Mercury's 1942 grille was deliberately tied very closely to that of the Lincoln-Zephyr and Continental to give the cars a "family" look. Lincoln-Mercury was still not a separate division, but obviously the firm was working hard to separate Mercury from Ford, at least insofar as the public was concerned. Horsepower was increased to 100 at 3800 rpm. The Ford V-8 was rated at 90 horsepower, retaining the 221-cid block.

Mercury's big engineering news for 1942 was "Liquamatic," Ford Motor Company's first semi-automatic transmission, and it was a disaster. Although nobody is quite sure how many cars were so equipped, it couldn't have been a lot, and likely most were Lincolns.

Manufactured by Warner Gear, Liquamatic was so unreliable that Ford quickly offered to replace all units free of charge with a conventional stickshift gearbox, so virtually none exist today. Fortunately, it wasn't available on 1942 Fords. Mercury wouldn't have another automatic transmission until Merc-O-Matic appeared in 1951, and that of course would be a true automatic.

Mercury production for the short 1942 model year totaled only 22,772 units (24,704 worldwide). That's because the government had restricted auto production throughout the model year, which lasted only from October 3, 1941, to February 10, 1942. After that, U.S. civilian output was halted as American auto plants were converted to the exclusive production of war material.

Edsel Ford probably wielded a lot of influence on the 1941 Mercury design, but less on the 1942 facelift. For one thing, massive front-end styling wasn't his trademark. And, unfortunately, his health was deteriorating rapidly. Ultimately, his condition was diagnosed as stomach cancer, perhaps aggravated by living a life with his stomach tied up in knots over his uneasy relationship with his father, Henry Ford.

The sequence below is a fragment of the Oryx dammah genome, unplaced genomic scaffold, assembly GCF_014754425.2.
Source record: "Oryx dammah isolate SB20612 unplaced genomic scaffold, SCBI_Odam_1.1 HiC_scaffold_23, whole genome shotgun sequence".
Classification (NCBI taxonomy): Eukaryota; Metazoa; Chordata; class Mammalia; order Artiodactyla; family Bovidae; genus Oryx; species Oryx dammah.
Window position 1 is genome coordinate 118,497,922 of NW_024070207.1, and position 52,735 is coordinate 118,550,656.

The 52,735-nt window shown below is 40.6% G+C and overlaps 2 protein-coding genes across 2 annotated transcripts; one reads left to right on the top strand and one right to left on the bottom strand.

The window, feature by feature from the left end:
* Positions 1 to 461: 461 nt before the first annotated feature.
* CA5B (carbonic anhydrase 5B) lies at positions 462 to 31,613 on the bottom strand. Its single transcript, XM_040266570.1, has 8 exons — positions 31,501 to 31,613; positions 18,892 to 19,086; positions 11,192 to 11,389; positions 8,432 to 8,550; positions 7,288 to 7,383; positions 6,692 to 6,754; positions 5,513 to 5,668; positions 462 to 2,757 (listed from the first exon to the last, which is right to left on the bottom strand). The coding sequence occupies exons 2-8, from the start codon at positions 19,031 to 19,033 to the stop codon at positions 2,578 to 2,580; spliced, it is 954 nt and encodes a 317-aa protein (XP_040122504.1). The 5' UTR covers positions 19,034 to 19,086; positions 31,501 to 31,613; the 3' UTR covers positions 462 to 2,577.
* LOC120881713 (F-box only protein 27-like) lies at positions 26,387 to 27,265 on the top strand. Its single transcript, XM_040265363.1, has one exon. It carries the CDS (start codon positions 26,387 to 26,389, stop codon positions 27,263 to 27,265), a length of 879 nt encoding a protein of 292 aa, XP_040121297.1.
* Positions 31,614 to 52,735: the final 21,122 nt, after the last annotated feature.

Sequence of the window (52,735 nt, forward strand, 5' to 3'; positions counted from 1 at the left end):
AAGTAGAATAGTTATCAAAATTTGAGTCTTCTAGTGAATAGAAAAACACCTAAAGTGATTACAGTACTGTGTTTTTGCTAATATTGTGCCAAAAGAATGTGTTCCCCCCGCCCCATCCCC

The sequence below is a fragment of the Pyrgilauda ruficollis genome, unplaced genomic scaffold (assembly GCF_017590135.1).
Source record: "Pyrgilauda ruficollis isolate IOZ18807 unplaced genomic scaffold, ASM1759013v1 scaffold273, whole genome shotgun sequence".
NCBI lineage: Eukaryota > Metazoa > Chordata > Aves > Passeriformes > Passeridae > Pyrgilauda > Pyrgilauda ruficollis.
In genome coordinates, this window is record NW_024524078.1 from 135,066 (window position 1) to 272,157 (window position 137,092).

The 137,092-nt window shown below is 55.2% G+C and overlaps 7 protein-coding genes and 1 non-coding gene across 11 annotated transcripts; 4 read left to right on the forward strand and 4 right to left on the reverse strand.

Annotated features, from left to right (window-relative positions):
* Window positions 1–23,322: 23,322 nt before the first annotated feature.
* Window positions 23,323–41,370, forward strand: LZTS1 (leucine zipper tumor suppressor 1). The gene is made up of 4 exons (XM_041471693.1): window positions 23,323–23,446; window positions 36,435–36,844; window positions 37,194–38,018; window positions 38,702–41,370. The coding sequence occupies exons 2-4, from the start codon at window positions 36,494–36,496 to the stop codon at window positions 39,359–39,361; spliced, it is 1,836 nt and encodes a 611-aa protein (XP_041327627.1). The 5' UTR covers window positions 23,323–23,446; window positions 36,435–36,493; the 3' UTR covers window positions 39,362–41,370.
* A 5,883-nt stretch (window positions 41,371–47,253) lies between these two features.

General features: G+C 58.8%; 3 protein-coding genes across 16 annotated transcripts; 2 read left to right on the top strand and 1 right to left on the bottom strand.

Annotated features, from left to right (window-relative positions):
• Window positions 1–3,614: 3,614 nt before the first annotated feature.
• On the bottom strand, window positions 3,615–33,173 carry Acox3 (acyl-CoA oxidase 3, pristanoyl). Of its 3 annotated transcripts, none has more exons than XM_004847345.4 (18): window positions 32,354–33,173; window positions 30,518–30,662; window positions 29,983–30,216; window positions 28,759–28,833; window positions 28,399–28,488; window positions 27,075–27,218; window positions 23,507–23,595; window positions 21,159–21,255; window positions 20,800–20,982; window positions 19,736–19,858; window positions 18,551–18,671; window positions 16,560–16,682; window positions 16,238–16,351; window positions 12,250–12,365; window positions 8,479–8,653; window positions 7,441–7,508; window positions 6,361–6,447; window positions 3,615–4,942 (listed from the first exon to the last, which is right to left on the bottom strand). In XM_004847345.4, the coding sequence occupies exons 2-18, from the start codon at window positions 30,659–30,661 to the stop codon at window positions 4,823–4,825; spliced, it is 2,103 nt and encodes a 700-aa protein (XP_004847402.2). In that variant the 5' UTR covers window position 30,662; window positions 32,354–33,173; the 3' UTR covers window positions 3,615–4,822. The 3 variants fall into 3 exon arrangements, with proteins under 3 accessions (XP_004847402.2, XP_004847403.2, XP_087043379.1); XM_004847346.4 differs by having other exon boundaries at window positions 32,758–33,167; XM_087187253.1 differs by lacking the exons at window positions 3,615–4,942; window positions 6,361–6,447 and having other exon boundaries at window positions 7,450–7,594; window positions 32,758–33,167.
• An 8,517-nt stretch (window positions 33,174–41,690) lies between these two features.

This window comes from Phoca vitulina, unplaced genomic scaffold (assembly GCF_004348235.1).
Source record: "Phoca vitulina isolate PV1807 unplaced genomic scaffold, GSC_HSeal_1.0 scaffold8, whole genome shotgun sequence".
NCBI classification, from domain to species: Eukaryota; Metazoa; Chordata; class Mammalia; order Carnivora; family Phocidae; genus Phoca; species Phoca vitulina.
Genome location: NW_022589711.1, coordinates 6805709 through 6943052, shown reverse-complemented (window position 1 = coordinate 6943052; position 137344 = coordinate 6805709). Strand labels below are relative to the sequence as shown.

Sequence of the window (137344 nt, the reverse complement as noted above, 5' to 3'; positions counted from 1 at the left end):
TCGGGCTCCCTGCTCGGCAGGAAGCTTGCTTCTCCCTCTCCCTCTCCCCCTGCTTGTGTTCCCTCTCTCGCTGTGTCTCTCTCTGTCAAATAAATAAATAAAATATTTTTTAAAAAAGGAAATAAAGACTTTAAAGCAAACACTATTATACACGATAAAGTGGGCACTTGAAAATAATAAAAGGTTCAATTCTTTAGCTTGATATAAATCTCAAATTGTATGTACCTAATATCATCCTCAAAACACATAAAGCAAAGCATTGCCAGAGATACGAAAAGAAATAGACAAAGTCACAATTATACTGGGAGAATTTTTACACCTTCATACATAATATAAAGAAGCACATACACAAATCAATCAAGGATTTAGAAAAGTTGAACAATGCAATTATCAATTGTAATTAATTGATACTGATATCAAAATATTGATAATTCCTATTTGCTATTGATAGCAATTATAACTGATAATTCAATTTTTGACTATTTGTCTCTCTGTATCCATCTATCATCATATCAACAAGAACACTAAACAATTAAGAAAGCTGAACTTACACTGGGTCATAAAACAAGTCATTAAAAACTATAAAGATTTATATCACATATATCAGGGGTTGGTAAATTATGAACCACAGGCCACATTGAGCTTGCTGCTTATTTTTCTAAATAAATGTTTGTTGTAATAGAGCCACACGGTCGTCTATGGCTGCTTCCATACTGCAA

1942 Mercury sedan
The 1942 Mercury sedan featured a massive
front-end design with a horizontal effect.

Psychologists would have called the Fords a "dysfunctional" family of the highest order. Henry kept a mistress, ran the company like a feudal lord, and forced his son to walk in his shadow. Edsel died on May 26, 1943, the immediate cause being undulant fever brought about by drinking unpasteurized milk from the Ford farms. Henry was devastated, and Clara wouldn't speak to him for weeks. At this point, even tough guy Harry Bennett kept his distance from the old man.

Ultimately, the reclusive tycoon Henry Ford returned to take the helm at Ford -- but not for long. President Franklin Roosevelt released Henry II from the Navy later in 1943 to assist his grandfather. The young Henry became executive vice president in 1944 and assumed full command in September 1945, when old Henry reluctantly gave up the ship with a "Humbug." He died on April 7, 1947.

His last personal car was a blue 1942 Ford Super DeLuxe sedan with a 1946 grille. In his hardened heart and soul, the old man devotedly believed that the company should go back to the Model T. He passively approved of the 1949 Ford, but evidently denied that Lincoln and Mercury even existed.

On the next page, find out about the development of the 1945-1946 Mercury during wartime.

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1945-1946 Mercury

The 1945-1946 Mercury was painstakingly developed over time, even though the War Department forbade any work that was not related to the war.

1946 Mercury Sportsman
The 1946 Mercury Sportsman was Mercury's
answer to Ford's convertible, also called Sportsman.

According to the original plan, entirely new Ford and Mercury bodies were slated for 1943. Just before he became ill, Edsel had worked closely with Bob Gregorie and his styling crew, who were developing the 1943 models. That all came to a screeching halt, of course, when the government stopped production.